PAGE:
methow grist 2011-2014 archive

Photo courtesy of David McWalter

Melissa McWalter
Face of suicide

As part of his own healing process, David McWalter is sharing the tragic story that has left his life in shambles since Dec. 3, 2011. That's the day his beloved 38-year-old wife Melissa, a gifted earth sciences teacher and mother of the couple’s three children, took her own life.

 "I appreciate what you are doing by writing about suicide," he said. “I want people to know the truth. The hiding of the truth is what killed Melissa.”

That truth is that Melissa suffered horrible abuse as a little girl, which she kept locked inside. “She never revealed all of it until a few years ago, even to me,” he said. David, who has had training in dealing with people in crisis, knew they needed help. The couple sought counseling and felt they were doing all the right things. "I thought we were coming out of the woods," he said.

 But "the truth of abuse was hidden for so long that when it was revealed it hurt my wife Melissa so much she felt the only answer to her pain was to end her life." The abuse "destroyed her,” he said, adding, "I don't like the irony: The people who hurt her the most are still here and she is gone now."

He hopes that sharing this story will help save lives and help people better understand the legacy of abuse. "I truly know the importance of recognizing the signs of someone who needs help," David said. "Everybody tells me I did the best I could." His message to the rest of us is to "truly listen to people," and not in a casual way. “Be serious and not flippant. Reach out because you might be the last person they talk with.”

David described the day prior to Melissa’s death: “We had a nice meal. Our children were laughing. We had a movie night.” The next day he planned to work half a day and then spend the rest of it on a family outing to a local community celebration much like Winthrop’s Christmas at the End of the Road. He now recognizes, as would mental health professionals, that Melissa was so happy the day before she died because she had made the decision to kill herself. She ended her pain with a gunshot.

The McWalter family has many friends in the Methow Valley, where David was a ranger at Pearrygin Lake State Park. They, too, were shocked and have struggled to understand. Melissa’s death was especially devastating for Helen Treser, who started a group for young mothers and children that meets at a local church. Melissa had participated in the group for eight years. “Melissa had such love for other people,” Treser said. “If a new mom came, I could count on her to make them feel welcome and accepted.”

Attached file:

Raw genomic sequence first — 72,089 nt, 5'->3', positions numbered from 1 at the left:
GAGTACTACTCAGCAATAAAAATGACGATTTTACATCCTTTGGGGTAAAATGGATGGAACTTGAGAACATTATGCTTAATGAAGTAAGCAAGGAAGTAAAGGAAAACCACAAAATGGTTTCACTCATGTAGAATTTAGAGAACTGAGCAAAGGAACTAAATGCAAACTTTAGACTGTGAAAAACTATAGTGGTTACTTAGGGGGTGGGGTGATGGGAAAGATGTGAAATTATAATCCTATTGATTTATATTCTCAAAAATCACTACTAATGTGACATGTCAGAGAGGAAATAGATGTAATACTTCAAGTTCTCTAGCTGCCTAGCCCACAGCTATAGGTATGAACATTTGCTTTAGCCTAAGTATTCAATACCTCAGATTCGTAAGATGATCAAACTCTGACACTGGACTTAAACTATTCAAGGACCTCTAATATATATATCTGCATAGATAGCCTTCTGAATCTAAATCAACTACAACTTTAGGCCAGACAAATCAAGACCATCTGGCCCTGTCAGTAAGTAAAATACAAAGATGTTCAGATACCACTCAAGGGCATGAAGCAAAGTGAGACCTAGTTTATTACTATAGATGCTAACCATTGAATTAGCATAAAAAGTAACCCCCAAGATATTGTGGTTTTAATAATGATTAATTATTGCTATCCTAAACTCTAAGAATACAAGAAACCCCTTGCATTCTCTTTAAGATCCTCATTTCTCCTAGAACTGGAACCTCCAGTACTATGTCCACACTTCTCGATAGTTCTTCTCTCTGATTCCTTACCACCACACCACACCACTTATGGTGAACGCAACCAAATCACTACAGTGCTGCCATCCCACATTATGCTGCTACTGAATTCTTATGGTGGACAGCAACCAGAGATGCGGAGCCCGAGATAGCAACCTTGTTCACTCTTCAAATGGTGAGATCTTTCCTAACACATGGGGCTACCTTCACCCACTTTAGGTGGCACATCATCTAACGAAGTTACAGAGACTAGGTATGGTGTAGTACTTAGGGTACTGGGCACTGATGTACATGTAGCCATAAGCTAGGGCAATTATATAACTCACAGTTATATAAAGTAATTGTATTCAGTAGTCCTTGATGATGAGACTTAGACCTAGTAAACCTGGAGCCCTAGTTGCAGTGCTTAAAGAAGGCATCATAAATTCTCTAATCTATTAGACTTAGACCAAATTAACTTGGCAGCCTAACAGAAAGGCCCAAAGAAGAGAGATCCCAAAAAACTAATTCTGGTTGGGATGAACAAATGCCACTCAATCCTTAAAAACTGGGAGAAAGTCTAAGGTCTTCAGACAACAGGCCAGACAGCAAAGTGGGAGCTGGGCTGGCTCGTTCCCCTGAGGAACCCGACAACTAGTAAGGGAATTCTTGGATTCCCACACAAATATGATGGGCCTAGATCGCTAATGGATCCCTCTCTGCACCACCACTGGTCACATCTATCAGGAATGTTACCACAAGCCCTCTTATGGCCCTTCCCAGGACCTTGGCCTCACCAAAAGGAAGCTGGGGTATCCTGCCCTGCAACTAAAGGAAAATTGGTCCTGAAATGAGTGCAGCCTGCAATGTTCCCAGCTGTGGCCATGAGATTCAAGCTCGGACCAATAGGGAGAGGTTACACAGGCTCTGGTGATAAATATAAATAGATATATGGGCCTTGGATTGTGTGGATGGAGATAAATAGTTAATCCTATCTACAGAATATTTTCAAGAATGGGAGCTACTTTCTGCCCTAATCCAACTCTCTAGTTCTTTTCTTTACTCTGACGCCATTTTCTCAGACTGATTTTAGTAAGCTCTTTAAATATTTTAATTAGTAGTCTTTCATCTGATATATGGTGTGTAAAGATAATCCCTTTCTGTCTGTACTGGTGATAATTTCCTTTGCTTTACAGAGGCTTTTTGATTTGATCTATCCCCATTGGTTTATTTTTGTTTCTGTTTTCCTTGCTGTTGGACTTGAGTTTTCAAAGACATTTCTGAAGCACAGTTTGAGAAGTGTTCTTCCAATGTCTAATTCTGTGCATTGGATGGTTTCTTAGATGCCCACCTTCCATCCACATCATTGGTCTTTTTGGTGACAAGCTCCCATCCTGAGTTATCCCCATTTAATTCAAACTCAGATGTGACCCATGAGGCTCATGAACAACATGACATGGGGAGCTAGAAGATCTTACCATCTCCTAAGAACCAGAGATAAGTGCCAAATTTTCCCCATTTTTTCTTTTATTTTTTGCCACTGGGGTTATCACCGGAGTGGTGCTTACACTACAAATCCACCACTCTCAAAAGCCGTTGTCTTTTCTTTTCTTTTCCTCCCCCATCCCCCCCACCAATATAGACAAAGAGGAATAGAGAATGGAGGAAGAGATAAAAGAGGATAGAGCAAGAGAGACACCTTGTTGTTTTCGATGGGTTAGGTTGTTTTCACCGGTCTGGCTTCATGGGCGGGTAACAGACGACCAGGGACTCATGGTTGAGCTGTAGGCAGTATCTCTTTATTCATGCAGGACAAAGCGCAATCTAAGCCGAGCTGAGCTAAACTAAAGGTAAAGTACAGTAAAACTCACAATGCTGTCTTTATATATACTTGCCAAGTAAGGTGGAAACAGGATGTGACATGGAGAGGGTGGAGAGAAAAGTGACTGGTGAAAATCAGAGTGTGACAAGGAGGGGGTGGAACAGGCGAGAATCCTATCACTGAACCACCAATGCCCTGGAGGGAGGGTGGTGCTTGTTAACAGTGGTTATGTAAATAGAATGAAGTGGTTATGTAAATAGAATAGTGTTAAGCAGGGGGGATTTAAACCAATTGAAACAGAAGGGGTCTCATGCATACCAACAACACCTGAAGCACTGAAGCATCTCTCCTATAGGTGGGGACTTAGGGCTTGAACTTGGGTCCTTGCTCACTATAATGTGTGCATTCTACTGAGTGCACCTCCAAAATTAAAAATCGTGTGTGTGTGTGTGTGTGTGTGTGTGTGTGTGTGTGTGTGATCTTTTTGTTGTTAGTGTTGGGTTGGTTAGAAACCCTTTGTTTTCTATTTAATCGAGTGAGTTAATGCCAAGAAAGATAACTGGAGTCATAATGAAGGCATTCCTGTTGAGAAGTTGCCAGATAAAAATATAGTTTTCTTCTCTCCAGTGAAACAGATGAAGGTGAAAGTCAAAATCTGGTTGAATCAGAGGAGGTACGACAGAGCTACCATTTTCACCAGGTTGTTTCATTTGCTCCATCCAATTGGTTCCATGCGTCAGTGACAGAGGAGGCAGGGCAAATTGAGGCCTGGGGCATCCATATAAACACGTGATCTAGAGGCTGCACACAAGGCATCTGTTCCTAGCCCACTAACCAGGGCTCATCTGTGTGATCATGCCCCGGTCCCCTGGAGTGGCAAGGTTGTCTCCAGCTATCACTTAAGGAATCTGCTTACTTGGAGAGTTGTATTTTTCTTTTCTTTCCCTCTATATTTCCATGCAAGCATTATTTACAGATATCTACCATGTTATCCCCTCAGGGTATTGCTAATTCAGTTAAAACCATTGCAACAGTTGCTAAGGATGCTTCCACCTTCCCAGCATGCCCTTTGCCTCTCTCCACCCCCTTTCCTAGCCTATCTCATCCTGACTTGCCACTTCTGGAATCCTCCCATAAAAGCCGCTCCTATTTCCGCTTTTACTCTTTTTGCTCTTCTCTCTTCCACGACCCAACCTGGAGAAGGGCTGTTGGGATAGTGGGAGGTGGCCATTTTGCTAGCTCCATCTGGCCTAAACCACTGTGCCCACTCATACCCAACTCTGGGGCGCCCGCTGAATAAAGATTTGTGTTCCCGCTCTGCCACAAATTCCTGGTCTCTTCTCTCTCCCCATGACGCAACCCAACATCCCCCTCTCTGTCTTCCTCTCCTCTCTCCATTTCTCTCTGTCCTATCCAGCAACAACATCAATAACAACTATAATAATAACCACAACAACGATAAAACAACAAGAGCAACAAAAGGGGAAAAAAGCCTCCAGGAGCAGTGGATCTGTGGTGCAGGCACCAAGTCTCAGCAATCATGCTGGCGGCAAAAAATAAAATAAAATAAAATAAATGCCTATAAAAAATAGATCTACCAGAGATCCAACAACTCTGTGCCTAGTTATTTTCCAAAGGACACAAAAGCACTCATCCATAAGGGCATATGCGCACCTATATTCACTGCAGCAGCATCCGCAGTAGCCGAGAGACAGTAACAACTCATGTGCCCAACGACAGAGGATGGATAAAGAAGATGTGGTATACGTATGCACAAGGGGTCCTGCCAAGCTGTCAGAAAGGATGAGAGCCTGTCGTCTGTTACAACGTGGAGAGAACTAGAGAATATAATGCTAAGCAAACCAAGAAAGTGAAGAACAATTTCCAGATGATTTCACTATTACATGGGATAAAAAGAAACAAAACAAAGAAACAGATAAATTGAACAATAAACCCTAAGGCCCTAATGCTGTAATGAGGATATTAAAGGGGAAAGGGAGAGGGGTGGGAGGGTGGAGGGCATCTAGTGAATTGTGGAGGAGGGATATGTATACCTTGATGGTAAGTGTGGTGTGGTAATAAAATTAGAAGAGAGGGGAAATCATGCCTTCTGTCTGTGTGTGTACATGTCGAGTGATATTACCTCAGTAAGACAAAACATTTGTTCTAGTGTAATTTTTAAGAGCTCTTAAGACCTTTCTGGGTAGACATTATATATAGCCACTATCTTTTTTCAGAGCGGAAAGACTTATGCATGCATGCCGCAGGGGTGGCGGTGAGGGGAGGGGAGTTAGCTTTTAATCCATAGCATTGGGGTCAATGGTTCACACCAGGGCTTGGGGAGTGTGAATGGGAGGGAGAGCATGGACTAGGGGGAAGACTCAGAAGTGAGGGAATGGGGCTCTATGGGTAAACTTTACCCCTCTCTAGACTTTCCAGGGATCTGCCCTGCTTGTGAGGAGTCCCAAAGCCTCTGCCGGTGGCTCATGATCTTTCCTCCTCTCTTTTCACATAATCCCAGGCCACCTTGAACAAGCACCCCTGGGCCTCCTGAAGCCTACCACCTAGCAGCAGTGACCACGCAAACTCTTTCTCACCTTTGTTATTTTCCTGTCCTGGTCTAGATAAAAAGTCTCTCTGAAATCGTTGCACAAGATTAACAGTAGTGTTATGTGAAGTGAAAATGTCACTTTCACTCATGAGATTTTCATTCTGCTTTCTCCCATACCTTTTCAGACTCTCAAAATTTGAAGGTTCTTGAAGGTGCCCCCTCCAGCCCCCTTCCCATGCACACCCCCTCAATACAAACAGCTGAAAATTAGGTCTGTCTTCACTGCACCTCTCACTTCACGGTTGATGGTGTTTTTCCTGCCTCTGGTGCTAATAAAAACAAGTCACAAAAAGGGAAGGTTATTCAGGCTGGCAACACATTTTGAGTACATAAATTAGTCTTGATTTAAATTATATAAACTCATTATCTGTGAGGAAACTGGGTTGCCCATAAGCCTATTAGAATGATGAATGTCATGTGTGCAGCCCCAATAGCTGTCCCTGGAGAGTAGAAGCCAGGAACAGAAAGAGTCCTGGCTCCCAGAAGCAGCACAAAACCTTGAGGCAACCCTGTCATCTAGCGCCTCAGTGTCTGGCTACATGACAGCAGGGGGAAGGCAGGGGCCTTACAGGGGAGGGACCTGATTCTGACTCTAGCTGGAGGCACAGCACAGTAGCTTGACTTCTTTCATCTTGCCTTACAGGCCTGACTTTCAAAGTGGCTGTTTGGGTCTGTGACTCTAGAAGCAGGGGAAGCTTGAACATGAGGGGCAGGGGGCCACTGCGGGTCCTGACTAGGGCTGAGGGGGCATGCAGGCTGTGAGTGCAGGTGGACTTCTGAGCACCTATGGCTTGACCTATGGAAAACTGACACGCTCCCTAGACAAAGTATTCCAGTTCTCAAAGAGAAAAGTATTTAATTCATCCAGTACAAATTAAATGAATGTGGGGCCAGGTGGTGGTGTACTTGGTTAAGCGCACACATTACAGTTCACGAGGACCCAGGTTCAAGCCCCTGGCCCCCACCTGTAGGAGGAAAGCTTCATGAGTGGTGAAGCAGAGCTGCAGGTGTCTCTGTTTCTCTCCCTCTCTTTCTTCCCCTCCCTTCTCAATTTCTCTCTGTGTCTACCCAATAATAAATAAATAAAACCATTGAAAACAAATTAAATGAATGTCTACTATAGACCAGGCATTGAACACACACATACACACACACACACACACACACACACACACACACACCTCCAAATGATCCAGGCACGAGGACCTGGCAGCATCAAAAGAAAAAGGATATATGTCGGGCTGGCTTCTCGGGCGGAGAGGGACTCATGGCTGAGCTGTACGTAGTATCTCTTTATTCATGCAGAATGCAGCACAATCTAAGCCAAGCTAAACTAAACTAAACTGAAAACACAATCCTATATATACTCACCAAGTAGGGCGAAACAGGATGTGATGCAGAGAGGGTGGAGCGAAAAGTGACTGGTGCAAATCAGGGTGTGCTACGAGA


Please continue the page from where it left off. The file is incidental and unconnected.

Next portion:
Treser described Melissa as an “open" and smiling person. Although she occasionally told the moms she was struggling and asked them to pray with her, she never revealed specifics. She was very private, Treser said, even when she shared personal things from her life in an attempt to connect and draw her out.

Melissa seemed “very happy going into the fall,” Treser said. That's when David took a State Parks position on the west side of the Cascades and the family moved. Three weeks before she died, Melissa called Treser. She asked her friend to pray for her, but she didn't reveal how bad she was feeling, or why.

David had taken the new job -- at Ebey's Landing State Park on Whidbey Island -- to gain experience he needed for his longer-term career plan. But in a second blow, shortly after his wife’s death, the job was eliminated as part of the current State Parks' budget cuts. He has been on leave since Melissa died. However, he said he is scheduled to report for work soon as an assistant ranger at Ocean City State Park near Ocean Shores.

“Since December 3rd I’ve been trying to put my family back together,” David said. “I lost my best friend of 20 years and my wife of 15 years.” His younger sister has been with him and is helping with the children. “Life is getting better, but it is hard to move forward without Melissa."

Five women from the Methow Valley drove over recently to help him sort things. “They loved Melissa and our family and knew I needed help sorting out 15 years of life.”

He has only good things to say about the Methow, which he loves, though right now his focus is on getting through each day. “My children are what keep me moving right now. They keep me alive.”


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